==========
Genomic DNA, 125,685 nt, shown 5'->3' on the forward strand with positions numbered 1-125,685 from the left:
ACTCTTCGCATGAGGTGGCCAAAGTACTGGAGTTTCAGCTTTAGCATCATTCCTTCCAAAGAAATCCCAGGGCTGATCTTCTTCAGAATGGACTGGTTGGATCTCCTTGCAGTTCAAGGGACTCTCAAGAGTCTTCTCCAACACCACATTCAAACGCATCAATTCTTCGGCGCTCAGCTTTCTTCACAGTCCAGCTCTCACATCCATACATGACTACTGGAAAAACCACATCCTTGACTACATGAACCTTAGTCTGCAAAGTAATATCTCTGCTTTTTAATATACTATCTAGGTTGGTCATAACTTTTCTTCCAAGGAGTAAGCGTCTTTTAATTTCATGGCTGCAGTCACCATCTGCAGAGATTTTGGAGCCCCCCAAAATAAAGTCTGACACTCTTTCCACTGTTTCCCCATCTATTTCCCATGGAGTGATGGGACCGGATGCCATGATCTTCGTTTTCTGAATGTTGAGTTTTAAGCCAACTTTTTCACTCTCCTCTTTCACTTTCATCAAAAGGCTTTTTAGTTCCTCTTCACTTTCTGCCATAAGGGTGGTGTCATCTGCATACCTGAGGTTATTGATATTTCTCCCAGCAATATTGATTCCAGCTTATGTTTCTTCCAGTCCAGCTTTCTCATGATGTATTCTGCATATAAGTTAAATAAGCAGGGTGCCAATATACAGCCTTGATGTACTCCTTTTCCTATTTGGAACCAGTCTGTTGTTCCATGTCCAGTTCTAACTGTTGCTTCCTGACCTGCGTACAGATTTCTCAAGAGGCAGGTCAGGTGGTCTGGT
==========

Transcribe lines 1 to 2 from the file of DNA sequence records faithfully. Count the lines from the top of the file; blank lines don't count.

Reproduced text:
Genomic DNA, 125,685 nt, shown 5'->3' on the forward strand with positions numbered 1-125,685 from the left:
ACTCTTCGCATGAGGTGGCCAAAGTACTGGAGTTTCAGCTTTAGCATCATTCCTTCCAAAGAAATCCCAGGGCTGATCTTCTTCAGAATGGACTGGTTGGATCTCCTTGCAGTTCAAGGGACTCTCAAGAGTCTTCTCCAACACCACATTCAAACGCATCAATTCTTCGGCGCTCAGCTTTCTTCACAGTCCAGCTCTCACATCCATACATGACTACTGGAAAAACCACATCCTTGACTACATGAACCTTAGTCTGCAAAGTAATATCTCTGCTTTTTAATATACTATCTAGGTTGGTCATAACTTTTCTTCCAAGGAGTAAGCGTCTTTTAATTTCATGGCTGCAGTCACCATCTGCAGAGATTTTGGAGCCCCCCAAAATAAAGTCTGACACTCTTTCCACTGTTTCCCCATCTATTTCCCATGGAGTGATGGGACCGGATGCCATGATCTTCGTTTTCTGAATGTTGAGTTTTAAGCCAACTTTTTCACTCTCCTCTTTCACTTTCATCAAAAGGCTTTTTAGTTCCTCTTCACTTTCTGCCATAAGGGTGGTGTCATCTGCATACCTGAGGTTATTGATATTTCTCCCAGCAATATTGATTCCAGCTTATGTTTCTTCCAGTCCAGCTTTCTCATGATGTATTCTGCATATAAGTTAAATAAGCAGGGTGCCAATATACAGCCTTGATGTACTCCTTTTCCTATTTGGAACCAGTCTGTTGTTCCATGTCCAGTTCTAACTGTTGCTTCCTGACCTGCGTACAGATTTCTCAAGAGGCAGGTCAGGTGGTCTGGT